June 11th 2006, ECW One Night Stand. Rob Van Dam stood in the ring awaiting his opponent. A figure emerged holding his title up high and his head down to the floor as a torrent of boo’s rained down upon him. A violent feeling invaded the arena, a genuine sense of hatred and brutality from the people to the man displaying the gold spinning belt. That man was John Cena.
The barrage of detest refused to cease throughout the match, as the infamous words “If Cena wins, we riot” ominously loomed in the background. I was eleven years old, and I couldn’t understand what was going on – Cena hadn’t done anything wrong. He wasn’t a bad guy, he was always a good guy; he hadn’t said anything offensive, he’d shown RVD nothing but respect, so why did they hate him? It didn’t add up, it was a reaction that I had never experienced before.
He was the most hated man in the building simply by being himself. The same man who could incite a riot if his hand was raised in the Hammerstein Ballroom that night, could be welcomed by cheers and adjuration the next night on Raw. ECW One Night Stand in 2006 highlighted the mixed reaction that fans felt towards Big Match John, and those opposing feelings haven’t died down over ten years later.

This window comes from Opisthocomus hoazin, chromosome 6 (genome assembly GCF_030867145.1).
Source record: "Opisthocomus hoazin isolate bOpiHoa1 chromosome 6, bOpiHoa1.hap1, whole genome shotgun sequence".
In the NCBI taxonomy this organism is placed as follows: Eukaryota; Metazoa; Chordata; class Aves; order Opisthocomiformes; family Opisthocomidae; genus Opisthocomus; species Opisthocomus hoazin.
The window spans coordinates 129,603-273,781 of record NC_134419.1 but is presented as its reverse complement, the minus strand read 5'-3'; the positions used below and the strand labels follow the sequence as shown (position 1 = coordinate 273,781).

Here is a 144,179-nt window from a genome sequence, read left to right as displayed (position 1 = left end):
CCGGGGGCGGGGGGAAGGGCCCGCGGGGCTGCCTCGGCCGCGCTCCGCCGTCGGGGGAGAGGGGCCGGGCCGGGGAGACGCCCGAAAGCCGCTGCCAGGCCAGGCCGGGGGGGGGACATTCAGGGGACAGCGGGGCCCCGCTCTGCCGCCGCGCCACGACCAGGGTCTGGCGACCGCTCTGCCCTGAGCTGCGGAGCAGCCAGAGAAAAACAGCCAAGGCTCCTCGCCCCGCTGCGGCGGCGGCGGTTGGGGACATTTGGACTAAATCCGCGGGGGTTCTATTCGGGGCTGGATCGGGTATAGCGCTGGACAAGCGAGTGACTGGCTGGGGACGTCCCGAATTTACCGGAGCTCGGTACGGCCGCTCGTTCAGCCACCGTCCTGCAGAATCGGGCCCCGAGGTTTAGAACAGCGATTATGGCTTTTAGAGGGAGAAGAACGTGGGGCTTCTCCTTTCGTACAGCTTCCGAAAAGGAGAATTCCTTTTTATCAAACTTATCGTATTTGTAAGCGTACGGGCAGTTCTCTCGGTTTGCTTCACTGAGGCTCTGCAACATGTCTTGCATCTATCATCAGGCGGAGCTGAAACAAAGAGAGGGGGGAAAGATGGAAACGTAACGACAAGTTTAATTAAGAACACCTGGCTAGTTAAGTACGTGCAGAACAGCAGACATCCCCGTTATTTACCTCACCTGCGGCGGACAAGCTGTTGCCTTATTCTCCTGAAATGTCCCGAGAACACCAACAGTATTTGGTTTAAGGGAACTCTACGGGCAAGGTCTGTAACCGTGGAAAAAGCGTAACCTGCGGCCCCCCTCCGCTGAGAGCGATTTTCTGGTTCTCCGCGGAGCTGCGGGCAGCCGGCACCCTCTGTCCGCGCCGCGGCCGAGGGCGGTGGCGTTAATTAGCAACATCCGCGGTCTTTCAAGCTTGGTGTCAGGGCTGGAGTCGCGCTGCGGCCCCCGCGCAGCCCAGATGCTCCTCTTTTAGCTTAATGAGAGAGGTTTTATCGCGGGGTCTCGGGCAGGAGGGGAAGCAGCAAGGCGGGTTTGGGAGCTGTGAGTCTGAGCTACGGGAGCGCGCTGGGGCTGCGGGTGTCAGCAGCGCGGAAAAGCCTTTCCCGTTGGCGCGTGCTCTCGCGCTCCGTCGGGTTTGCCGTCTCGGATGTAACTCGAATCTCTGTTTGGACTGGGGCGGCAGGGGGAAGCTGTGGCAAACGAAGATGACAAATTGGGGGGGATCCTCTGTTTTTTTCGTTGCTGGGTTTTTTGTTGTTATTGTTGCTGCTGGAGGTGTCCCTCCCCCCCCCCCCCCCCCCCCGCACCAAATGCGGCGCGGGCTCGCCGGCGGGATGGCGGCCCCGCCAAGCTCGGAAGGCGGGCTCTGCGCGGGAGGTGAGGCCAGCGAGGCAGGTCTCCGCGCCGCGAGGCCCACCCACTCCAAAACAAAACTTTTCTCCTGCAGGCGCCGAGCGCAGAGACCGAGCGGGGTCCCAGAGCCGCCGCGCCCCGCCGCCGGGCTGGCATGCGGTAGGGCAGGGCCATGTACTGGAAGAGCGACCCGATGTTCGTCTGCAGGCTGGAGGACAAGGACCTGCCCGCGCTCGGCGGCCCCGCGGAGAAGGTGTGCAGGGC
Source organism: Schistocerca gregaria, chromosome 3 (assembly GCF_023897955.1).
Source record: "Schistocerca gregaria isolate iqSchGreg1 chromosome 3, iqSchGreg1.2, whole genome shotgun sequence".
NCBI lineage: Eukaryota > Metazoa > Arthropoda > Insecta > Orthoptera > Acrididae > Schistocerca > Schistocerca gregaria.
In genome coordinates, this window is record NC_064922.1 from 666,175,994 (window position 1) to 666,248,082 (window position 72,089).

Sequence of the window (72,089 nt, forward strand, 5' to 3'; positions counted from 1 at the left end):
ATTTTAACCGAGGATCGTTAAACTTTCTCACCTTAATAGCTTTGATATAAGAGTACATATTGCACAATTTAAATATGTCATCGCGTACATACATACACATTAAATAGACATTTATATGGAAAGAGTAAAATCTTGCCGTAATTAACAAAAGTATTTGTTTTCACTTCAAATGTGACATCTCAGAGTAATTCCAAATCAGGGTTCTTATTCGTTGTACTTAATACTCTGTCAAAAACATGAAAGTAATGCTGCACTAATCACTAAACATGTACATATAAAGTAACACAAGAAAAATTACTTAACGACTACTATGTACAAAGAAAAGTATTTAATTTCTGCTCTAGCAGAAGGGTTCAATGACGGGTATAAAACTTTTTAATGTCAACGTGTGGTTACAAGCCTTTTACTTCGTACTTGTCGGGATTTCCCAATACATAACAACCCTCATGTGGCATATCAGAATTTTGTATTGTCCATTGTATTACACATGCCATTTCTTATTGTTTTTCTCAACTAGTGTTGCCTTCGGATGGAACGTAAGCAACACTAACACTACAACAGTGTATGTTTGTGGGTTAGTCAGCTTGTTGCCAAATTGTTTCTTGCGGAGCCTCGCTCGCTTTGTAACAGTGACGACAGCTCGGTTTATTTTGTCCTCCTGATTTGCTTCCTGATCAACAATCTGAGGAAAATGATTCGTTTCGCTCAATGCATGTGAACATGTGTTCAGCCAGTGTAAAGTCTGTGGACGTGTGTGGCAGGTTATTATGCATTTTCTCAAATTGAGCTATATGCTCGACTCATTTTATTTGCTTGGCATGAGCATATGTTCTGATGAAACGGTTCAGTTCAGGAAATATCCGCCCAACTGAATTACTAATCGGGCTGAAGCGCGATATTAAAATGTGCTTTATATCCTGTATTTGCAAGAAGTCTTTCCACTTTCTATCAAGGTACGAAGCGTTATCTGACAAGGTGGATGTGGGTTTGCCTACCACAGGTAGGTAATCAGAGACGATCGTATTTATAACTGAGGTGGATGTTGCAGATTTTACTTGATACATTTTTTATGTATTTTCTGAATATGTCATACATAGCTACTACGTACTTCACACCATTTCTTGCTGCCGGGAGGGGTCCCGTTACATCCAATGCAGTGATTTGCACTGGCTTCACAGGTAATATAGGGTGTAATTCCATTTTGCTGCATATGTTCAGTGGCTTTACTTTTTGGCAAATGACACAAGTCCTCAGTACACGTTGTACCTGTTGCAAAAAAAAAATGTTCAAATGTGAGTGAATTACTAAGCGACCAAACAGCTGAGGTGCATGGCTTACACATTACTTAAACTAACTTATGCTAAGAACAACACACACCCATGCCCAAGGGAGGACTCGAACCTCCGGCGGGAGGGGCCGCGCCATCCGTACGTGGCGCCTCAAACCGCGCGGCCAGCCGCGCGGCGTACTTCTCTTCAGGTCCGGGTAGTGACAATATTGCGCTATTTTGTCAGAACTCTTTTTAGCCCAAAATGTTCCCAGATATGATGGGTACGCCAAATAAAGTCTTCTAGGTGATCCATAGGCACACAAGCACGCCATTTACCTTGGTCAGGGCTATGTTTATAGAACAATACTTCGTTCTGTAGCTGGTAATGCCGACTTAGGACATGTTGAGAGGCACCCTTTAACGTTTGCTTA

The biggest discussion in wrestling for the past ten years has been the possibility of Cena turning heel, yet he already is a heel. What even is a heel these days? Surely it can’t be the archetypal villain, because they are currently some of the most popular names in the business, and just because somebody isn’t a typical heel doesn’t mean they’re not someone’s idea of the bad guy. If we’re categorising a ‘heel’ as somebody who wrestling fans hate and garners the most boos, then it doesn’t get much bigger than the face that runs the place. John Cena creates the most unique reaction in wrestling – he is some people’s idea of everything that is wrong with the WWE, whilst simultaneously being other fans’ hero. He is the biggest face and the biggest heel at the same time, and that’s why he’s so important. It’s this unique reaction that creates such an aura of importance around him and draws so many eyes onto him – people will pay to see John Cena, and just as many people will pay to see someone beat John Cena.